Over at Cosmic Variance, my fellow astronomy blogger Julianne Dalcanton is looking for opinions. She's writing an article about the scientific impact of Hubble, and she's looking to see what others come up with. Webrainstorming, if you will (did I coin a new word there? I think maybe I did).
This is scientific, not cultural impact. So no things about the public being more aware of astronomy and whatnot. I can think of two things immediately:
1) We've watched the evolution of the supernova 1987A from just three years after it detonated to the present. We've seen the changes in the supernova debris at it has expanded, and we're seeing the impact -- literally -- of it on the surrounding ring of material. It's that ring that I studied to get my degree, which is why I thought of this particular example right away. We also saw that the supernova is surrounded by three rings, which made it unique... until more objects like it were found using Hubble and Spitzer.
2) The other impact isn't scientific but on science itself. Hubble cost a fortune: $6 billion and counting. There are things Hubble can do that ground-based telescopes simply cannot, so comparisons are difficult. But even an expensive telescope on the surface costs more than an order of magnitude less. Is it worth it? Many scientists spent their careers working on Hubble, having their scientific progress ground (haha) to a halt, and some even became pariahs because of it. Had it been managed differently, had it been downsized, had it been not such a political tool, how would that have affected the science itself? We can only speculate -- which I generally frown upon -- but in this case a little retrospection might be good. We'll be faced with similar decisions in the future, and of course we already are: going back to the Moon, going to Mars, building the Space Station, and more.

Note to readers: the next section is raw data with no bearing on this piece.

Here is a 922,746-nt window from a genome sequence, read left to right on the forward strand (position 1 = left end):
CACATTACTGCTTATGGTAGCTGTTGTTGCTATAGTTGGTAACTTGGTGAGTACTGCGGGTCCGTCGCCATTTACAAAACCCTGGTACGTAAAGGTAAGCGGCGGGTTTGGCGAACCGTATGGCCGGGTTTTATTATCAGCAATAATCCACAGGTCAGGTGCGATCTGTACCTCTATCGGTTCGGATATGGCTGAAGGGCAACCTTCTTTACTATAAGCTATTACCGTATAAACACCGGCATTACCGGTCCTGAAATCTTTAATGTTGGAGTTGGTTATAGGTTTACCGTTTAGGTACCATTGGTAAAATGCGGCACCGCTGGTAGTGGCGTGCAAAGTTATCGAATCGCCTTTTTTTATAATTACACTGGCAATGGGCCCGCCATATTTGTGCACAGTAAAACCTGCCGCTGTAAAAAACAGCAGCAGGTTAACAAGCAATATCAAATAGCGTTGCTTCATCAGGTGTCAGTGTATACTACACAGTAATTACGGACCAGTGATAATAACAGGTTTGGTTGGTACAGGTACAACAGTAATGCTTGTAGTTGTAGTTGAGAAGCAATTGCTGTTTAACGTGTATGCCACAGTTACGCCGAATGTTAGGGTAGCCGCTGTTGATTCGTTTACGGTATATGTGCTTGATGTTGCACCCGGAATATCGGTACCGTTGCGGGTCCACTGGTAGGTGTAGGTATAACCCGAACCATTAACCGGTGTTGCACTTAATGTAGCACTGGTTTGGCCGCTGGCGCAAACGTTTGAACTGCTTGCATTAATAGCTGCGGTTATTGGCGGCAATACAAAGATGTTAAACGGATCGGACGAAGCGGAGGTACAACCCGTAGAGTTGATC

What do you think? First, go see what Julianne wrote and what her commenters said, then add your own, either here or there. I'm sure she'll read what you write here!